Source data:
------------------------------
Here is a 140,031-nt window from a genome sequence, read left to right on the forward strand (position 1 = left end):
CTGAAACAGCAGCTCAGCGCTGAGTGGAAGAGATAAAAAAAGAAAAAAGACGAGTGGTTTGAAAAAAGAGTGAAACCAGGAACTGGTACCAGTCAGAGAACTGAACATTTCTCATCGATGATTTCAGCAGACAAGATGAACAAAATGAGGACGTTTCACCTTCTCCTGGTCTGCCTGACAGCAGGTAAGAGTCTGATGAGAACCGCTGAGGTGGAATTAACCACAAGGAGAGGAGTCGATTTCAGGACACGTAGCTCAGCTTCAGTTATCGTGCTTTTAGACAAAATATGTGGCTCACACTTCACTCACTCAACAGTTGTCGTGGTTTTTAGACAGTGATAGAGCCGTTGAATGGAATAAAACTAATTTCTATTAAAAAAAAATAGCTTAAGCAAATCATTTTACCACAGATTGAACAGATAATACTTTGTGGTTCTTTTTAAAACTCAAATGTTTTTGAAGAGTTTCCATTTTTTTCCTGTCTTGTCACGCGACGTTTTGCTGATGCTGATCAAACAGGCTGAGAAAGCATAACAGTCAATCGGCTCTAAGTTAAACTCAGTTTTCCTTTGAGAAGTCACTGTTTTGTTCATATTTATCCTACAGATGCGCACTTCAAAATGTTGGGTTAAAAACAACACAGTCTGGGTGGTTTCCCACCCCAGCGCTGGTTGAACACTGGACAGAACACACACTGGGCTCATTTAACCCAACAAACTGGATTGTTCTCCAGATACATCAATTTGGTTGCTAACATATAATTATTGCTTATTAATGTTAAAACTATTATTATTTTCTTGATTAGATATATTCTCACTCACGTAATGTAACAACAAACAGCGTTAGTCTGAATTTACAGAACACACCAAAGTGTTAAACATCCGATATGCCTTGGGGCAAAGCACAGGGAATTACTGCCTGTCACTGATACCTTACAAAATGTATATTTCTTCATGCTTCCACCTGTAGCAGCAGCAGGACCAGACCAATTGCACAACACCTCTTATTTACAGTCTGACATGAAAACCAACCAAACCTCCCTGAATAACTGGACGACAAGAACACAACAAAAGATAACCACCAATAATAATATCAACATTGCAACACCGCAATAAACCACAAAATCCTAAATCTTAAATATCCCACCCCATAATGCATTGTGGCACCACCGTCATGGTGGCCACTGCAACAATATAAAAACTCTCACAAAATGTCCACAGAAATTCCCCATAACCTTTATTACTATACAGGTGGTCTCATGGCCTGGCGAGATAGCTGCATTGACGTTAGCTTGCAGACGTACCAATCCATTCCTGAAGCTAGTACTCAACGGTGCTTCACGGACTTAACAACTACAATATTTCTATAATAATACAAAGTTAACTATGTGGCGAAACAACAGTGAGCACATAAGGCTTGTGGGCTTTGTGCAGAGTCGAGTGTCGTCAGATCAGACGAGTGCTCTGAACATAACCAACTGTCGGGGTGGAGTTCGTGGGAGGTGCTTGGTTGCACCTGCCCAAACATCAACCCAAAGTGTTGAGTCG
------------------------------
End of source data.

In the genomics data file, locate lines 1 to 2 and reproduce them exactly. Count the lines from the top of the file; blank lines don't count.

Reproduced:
Here is a 140,031-nt window from a genome sequence, read left to right on the forward strand (position 1 = left end):
CTGAAACAGCAGCTCAGCGCTGAGTGGAAGAGATAAAAAAAGAAAAAAGACGAGTGGTTTGAAAAAAGAGTGAAACCAGGAACTGGTACCAGTCAGAGAACTGAACATTTCTCATCGATGATTTCAGCAGACAAGATGAACAAAATGAGGACGTTTCACCTTCTCCTGGTCTGCCTGACAGCAGGTAAGAGTCTGATGAGAACCGCTGAGGTGGAATTAACCACAAGGAGAGGAGTCGATTTCAGGACACGTAGCTCAGCTTCAGTTATCGTGCTTTTAGACAAAATATGTGGCTCACACTTCACTCACTCAACAGTTGTCGTGGTTTTTAGACAGTGATAGAGCCGTTGAATGGAATAAAACTAATTTCTATTAAAAAAAAATAGCTTAAGCAAATCATTTTACCACAGATTGAACAGATAATACTTTGTGGTTCTTTTTAAAACTCAAATGTTTTTGAAGAGTTTCCATTTTTTTCCTGTCTTGTCACGCGACGTTTTGCTGATGCTGATCAAACAGGCTGAGAAAGCATAACAGTCAATCGGCTCTAAGTTAAACTCAGTTTTCCTTTGAGAAGTCACTGTTTTGTTCATATTTATCCTACAGATGCGCACTTCAAAATGTTGGGTTAAAAACAACACAGTCTGGGTGGTTTCCCACCCCAGCGCTGGTTGAACACTGGACAGAACACACACTGGGCTCATTTAACCCAACAAACTGGATTGTTCTCCAGATACATCAATTTGGTTGCTAACATATAATTATTGCTTATTAATGTTAAAACTATTATTATTTTCTTGATTAGATATATTCTCACTCACGTAATGTAACAACAAACAGCGTTAGTCTGAATTTACAGAACACACCAAAGTGTTAAACATCCGATATGCCTTGGGGCAAAGCACAGGGAATTACTGCCTGTCACTGATACCTTACAAAATGTATATTTCTTCATGCTTCCACCTGTAGCAGCAGCAGGACCAGACCAATTGCACAACACCTCTTATTTACAGTCTGACATGAAAACCAACCAAACCTCCCTGAATAACTGGACGACAAGAACACAACAAAAGATAACCACCAATAATAATATCAACATTGCAACACCGCAATAAACCACAAAATCCTAAATCTTAAATATCCCACCCCATAATGCATTGTGGCACCACCGTCATGGTGGCCACTGCAACAATATAAAAACTCTCACAAAATGTCCACAGAAATTCCCCATAACCTTTATTACTATACAGGTGGTCTCATGGCCTGGCGAGATAGCTGCATTGACGTTAGCTTGCAGACGTACCAATCCATTCCTGAAGCTAGTACTCAACGGTGCTTCACGGACTTAACAACTACAATATTTCTATAATAATACAAAGTTAACTATGTGGCGAAACAACAGTGAGCACATAAGGCTTGTGGGCTTTGTGCAGAGTCGAGTGTCGTCAGATCAGACGAGTGCTCTGAACATAACCAACTGTCGGGGTGGAGTTCGTGGGAGGTGCTTGGTTGCACCTGCCCAAACATCAACCCAAAGTGTTGAGTCG